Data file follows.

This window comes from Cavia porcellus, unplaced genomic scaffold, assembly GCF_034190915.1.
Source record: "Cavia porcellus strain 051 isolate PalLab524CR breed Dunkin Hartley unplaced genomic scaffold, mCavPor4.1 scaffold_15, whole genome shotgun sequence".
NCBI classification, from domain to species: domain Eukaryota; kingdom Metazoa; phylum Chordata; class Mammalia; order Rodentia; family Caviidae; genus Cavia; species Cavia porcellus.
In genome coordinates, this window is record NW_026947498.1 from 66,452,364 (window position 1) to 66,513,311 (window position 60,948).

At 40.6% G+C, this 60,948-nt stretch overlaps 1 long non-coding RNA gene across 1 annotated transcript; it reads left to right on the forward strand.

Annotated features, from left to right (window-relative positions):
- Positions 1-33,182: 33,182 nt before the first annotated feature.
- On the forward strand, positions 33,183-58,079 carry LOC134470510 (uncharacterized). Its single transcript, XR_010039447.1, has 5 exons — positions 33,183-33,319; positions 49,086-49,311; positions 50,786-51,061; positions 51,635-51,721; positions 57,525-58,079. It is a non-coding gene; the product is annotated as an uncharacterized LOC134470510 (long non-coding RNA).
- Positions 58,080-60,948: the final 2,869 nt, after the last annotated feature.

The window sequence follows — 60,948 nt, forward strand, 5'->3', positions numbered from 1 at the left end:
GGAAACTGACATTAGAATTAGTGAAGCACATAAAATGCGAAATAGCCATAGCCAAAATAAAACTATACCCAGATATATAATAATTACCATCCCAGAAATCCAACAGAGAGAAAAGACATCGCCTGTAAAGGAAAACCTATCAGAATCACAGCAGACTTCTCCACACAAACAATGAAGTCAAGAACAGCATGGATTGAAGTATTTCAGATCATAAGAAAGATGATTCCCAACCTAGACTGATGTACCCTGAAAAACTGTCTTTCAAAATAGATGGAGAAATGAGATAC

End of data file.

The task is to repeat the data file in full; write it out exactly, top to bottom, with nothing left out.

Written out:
This window comes from Cavia porcellus, unplaced genomic scaffold, assembly GCF_034190915.1.
Source record: "Cavia porcellus strain 051 isolate PalLab524CR breed Dunkin Hartley unplaced genomic scaffold, mCavPor4.1 scaffold_15, whole genome shotgun sequence".
NCBI classification, from domain to species: domain Eukaryota; kingdom Metazoa; phylum Chordata; class Mammalia; order Rodentia; family Caviidae; genus Cavia; species Cavia porcellus.
In genome coordinates, this window is record NW_026947498.1 from 66,452,364 (window position 1) to 66,513,311 (window position 60,948).

At 40.6% G+C, this 60,948-nt stretch overlaps 1 long non-coding RNA gene across 1 annotated transcript; it reads left to right on the forward strand.

Annotated features, from left to right (window-relative positions):
- Positions 1-33,182: 33,182 nt before the first annotated feature.
- On the forward strand, positions 33,183-58,079 carry LOC134470510 (uncharacterized). Its single transcript, XR_010039447.1, has 5 exons — positions 33,183-33,319; positions 49,086-49,311; positions 50,786-51,061; positions 51,635-51,721; positions 57,525-58,079. It is a non-coding gene; the product is annotated as an uncharacterized LOC134470510 (long non-coding RNA).
- Positions 58,080-60,948: the final 2,869 nt, after the last annotated feature.

The window sequence follows — 60,948 nt, forward strand, 5'->3', positions numbered from 1 at the left end:
GGAAACTGACATTAGAATTAGTGAAGCACATAAAATGCGAAATAGCCATAGCCAAAATAAAACTATACCCAGATATATAATAATTACCATCCCAGAAATCCAACAGAGAGAAAAGACATCGCCTGTAAAGGAAAACCTATCAGAATCACAGCAGACTTCTCCACACAAACAATGAAGTCAAGAACAGCATGGATTGAAGTATTTCAGATCATAAGAAAGATGATTCCCAACCTAGACTGATGTACCCTGAAAAACTGTCTTTCAAAATAGATGGAGAAATGAGATAC